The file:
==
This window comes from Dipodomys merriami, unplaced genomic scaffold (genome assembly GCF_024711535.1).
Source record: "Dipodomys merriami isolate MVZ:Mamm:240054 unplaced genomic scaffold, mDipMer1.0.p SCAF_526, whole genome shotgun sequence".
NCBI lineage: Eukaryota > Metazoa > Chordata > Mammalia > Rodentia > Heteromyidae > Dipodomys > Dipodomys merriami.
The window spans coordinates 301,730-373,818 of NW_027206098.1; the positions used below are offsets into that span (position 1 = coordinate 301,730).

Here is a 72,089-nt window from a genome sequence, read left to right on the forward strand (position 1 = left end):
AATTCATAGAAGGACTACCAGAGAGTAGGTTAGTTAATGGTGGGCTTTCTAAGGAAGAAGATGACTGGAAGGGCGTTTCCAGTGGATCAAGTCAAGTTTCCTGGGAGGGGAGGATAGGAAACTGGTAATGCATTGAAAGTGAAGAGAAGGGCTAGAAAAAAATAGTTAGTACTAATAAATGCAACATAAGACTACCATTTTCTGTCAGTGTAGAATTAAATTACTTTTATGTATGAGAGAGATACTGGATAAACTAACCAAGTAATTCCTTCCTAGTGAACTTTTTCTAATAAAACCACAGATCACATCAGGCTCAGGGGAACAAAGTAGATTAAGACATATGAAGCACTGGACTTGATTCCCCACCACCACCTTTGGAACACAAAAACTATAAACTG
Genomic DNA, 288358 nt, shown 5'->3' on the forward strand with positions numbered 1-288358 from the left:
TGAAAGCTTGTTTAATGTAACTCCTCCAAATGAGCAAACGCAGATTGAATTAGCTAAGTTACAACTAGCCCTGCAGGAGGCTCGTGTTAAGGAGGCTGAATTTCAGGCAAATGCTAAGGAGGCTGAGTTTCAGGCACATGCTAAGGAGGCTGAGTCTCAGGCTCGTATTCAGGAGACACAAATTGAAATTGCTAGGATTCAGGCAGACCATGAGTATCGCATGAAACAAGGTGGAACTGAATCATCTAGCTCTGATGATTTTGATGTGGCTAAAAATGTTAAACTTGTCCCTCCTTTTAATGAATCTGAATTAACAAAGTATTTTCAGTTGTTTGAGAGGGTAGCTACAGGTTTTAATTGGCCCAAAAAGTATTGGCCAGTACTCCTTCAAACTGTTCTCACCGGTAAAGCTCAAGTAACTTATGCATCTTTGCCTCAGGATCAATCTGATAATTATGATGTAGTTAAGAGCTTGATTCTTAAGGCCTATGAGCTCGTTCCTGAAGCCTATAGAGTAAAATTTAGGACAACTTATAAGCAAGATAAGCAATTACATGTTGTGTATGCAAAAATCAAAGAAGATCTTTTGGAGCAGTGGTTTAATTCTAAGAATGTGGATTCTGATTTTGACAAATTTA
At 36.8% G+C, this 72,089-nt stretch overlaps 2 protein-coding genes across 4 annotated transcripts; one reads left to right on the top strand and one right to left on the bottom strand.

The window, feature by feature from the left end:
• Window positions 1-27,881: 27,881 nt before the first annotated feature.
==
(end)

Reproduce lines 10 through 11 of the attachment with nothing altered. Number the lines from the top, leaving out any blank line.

The window, feature by feature from the left end:
• Window positions 1-27,881: 27,881 nt before the first annotated feature.